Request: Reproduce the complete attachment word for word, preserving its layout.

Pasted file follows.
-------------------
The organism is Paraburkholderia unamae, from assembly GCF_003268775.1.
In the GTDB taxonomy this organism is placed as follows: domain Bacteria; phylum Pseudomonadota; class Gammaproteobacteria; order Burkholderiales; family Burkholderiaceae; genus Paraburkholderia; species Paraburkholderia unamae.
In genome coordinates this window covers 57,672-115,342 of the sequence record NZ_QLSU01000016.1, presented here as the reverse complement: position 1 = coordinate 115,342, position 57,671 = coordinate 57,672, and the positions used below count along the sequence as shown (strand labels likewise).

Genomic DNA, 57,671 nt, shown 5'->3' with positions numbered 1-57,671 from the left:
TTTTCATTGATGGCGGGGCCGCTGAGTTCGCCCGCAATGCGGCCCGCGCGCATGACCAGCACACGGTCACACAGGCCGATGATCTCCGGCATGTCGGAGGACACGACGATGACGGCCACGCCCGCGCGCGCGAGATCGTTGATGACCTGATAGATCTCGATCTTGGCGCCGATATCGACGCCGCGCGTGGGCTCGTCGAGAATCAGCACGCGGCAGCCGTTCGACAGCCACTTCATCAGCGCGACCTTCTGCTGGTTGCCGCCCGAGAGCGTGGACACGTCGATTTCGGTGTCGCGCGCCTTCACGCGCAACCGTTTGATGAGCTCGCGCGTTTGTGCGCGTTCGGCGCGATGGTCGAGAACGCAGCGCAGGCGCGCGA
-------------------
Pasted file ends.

The organism is Paraburkholderia unamae, from assembly GCF_003268775.1.
In the GTDB taxonomy this organism is placed as follows: domain Bacteria; phylum Pseudomonadota; class Gammaproteobacteria; order Burkholderiales; family Burkholderiaceae; genus Paraburkholderia; species Paraburkholderia unamae.
In genome coordinates this window covers 57,672-115,342 of the sequence record NZ_QLSU01000016.1, presented here as the reverse complement: position 1 = coordinate 115,342, position 57,671 = coordinate 57,672, and the positions used below count along the sequence as shown (strand labels likewise).

Genomic DNA, 57,671 nt, shown 5'->3' with positions numbered 1-57,671 from the left:
TTTTCATTGATGGCGGGGCCGCTGAGTTCGCCCGCAATGCGGCCCGCGCGCATGACCAGCACACGGTCACACAGGCCGATGATCTCCGGCATGTCGGAGGACACGACGATGACGGCCACGCCCGCGCGCGCGAGATCGTTGATGACCTGATAGATCTCGATCTTGGCGCCGATATCGACGCCGCGCGTGGGCTCGTCGAGAATCAGCACGCGGCAGCCGTTCGACAGCCACTTCATCAGCGCGACCTTCTGCTGGTTGCCGCCCGAGAGCGTGGACACGTCGATTTCGGTGTCGCGCGCCTTCACGCGCAACCGTTTGATGAGCTCGCGCGTTTGTGCGCGTTCGGCGCGATGGTCGAGAACGCAGCGCAGGCGCGCGA